Mountain escape

Fine weather once again prodded us into exploring our new/home province. We donned our tourist hats, buckled the wee people into the vehicle and headed west to the mountains. The breath-taking, majestic rocky mountains. Our destination were the hot springs in Banff National Park. I was inspired to see the Cave and Basin National Historic Site while watching an episode of "This is Emily Yeung" where she went to the hot springs. Now this may be a strange source for learning about tourist destinations but remember my days are filled with entertaining a 4.5 year old and almost 2 year old. This means that most of the dvds I sit down to watch are found in the children's section of our public library. I'm just thankful I am not looking for a way to visit Elmo on Sesame Street.

We made our way to Banff Upper Hot Springs on Sulphur Mountain, bypassing the busy town of Banff and all the tourons shopping (a touron is a cross between a tourist and a moron, this term was created by some fellow exhibit interpreters when I worked at Heritage Park many moons ago). The kids were thrilled to be going swimming in a warm pool. Monkey boy's enthusiasm was infectious as he darted and charged his way up the short hill to the facility. We paid the admission price, wiggled into our swimsuits and headed for the pool. Initially I was a little disappointed by the small size of the pool and its upkeep (there were some parts in decay, poorly patched and blocked off) but that feeling floated away with steam. The air was cool and the mineral water temperature was 39 degrees celsius. It created a wonderful atmosphere of steamy air (even if it had a slight sulphur smell to it). It must be spectacular sitting in the hot springs pool while big snowflakes float down from the sky (hmm, maybe J and I could escape some weekend to Radium Hot Springs for some couple time this winter).

Monkey boy fell in love with being in the warm water and having a sense of independence in the shallow areas. Lil bug clung to me without relent for about 15 minutes (personally, I loved ever minute of needing her momma). Eventually she relaxed, enjoyed splashing me and watching her legs float. After about 45 minutes of sitting and floating, we departed the luxury of the pool and left subdued, sporting lobster legs and aura of the fully relaxed (although for some reason my lil bug was strangely energized and very animated for the next couple of hours).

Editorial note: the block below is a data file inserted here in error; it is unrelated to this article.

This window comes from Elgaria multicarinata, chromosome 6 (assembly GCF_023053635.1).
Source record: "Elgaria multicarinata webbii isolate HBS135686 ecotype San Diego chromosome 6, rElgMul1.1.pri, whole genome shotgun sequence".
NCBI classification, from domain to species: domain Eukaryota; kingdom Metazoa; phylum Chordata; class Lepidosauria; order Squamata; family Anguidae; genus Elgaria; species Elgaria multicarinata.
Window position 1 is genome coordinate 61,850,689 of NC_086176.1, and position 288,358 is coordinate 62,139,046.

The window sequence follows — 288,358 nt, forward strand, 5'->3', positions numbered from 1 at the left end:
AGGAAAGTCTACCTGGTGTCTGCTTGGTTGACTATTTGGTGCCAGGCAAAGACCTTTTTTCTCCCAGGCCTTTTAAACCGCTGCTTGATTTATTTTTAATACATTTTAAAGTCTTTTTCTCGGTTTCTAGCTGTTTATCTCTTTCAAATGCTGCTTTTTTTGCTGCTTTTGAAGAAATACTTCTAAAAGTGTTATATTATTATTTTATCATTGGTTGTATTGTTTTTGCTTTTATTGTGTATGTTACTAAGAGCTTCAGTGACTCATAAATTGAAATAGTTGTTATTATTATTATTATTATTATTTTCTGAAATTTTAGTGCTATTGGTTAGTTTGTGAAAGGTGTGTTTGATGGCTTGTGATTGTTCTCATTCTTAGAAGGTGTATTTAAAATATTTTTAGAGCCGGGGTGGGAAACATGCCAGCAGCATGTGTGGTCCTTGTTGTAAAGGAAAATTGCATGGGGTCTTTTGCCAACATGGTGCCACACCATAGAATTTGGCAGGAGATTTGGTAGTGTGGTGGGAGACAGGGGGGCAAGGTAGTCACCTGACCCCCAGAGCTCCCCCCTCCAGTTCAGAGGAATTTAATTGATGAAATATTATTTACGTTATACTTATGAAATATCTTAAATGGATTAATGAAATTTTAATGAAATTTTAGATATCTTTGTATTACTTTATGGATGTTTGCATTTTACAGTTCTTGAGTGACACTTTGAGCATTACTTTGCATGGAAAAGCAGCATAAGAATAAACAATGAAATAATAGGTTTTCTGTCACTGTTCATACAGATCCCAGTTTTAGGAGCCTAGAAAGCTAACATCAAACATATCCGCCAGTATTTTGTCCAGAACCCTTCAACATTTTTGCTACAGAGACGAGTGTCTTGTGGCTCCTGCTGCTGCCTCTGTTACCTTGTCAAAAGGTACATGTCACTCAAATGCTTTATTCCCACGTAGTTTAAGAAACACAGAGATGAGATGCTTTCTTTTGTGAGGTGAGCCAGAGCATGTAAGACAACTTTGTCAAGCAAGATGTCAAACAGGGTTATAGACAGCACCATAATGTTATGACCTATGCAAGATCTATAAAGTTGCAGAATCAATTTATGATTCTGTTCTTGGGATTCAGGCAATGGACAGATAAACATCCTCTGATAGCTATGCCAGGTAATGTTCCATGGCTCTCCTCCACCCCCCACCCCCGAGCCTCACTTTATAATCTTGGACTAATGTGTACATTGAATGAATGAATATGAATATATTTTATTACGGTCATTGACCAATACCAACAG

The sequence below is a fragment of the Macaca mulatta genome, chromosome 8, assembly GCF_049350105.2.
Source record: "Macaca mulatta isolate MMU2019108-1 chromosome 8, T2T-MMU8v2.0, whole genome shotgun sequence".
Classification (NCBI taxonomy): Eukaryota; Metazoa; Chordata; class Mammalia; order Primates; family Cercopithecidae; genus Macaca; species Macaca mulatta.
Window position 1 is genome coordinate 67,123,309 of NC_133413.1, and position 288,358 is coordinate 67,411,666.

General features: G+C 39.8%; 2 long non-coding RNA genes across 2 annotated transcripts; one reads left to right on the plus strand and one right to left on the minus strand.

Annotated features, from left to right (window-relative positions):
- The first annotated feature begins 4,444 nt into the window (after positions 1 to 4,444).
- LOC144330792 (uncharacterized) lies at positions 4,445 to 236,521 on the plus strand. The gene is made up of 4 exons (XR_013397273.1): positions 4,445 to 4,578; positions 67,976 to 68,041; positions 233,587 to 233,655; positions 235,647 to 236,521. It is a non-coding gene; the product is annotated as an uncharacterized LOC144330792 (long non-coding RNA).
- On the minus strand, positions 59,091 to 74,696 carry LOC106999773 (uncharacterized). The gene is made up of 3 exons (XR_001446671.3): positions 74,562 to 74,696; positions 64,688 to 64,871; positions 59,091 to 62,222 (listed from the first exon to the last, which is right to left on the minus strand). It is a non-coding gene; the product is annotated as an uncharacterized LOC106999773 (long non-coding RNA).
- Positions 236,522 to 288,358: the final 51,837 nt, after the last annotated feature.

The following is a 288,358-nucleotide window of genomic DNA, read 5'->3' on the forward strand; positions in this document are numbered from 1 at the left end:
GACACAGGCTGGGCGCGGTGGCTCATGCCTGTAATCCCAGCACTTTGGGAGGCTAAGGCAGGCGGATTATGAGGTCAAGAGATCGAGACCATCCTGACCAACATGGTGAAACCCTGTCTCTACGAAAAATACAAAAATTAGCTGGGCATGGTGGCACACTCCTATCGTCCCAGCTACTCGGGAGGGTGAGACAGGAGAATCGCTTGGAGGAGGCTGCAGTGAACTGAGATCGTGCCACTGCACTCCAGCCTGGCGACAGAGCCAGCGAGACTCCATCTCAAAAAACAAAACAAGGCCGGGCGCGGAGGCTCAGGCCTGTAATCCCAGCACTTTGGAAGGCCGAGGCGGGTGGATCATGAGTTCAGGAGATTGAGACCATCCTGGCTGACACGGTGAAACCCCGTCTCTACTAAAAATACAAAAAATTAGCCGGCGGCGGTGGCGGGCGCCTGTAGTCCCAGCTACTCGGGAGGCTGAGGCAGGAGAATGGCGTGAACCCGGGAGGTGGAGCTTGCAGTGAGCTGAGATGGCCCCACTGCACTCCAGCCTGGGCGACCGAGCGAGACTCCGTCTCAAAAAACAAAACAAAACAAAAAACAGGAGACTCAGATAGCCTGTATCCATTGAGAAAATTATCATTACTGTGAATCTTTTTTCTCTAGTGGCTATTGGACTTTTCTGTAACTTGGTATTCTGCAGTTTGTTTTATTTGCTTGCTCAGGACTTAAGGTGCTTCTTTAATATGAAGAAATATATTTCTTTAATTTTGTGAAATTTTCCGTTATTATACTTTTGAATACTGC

We worked our way back around the mountain to the Cave and Basin Historic Site. We ate a small packed lunch supplemented with chips and a sandwich from the cafe kiosk before checking out the site. We ventured into the cave first. It was not a very far jaunt nor was it mysterious but it allowed us to smell the sulphur and see the original space that was discovered so long ago (and which initiated the start of our national park system). Monkey boy's attention span was limited. He just wanted to check out each place and then quickly move onto the next. This meant we didn't dawdle or check out every exhibit. However, we managed to enjoy seeing the place and foster his wonder in life. The basin is now a protected site for the Banff Springs snail. This snail only exists here. After carefully looking we managed to see a few snails. They are very small. So small that we were on our hands and knees peering over the boardwalk edge all the while trying not to touch or disturb the water. I think I was a little overzealous in my precaution and desire to follow the rules that I ended up becoming a bit tense during this section of our visit (despite my hot springs relaxation therapy) and was often halting the children's progress in leaning over the water.

The water in the basin was amazing. The aqua colour was beautiful and even the algae growing in it had a sense of beauty to it. You could see right to the bottom and watch the bubbles burst from the earth and travel up to the top. It was absolutely fascinating seeing the earth fart. (BTW if you don't know already know, I think "farts" are hilarious. It is the one form of bathroom humour that still brings out the giggles).


We ended our trip with a walk on the discovery trail. This boardwalk took us a short way up the mountain to see the top of the cave as well as the natural springs and waterflow around the area. It was such a pretty walk. The air was crisp and clear (though slightly sulphur-tinged), the colours were spectacular, and the place was quiet.


We returned to the vehicle, tired but sated. After tanking up with coffee for J and a chai latte (my beverage weakness), we travelled home through the glorious mountains while the wee people slept. Our next adventure...unknown but perhaps "This is Emily Yeung" will inspire me again (or maybe I can look up something on the internet).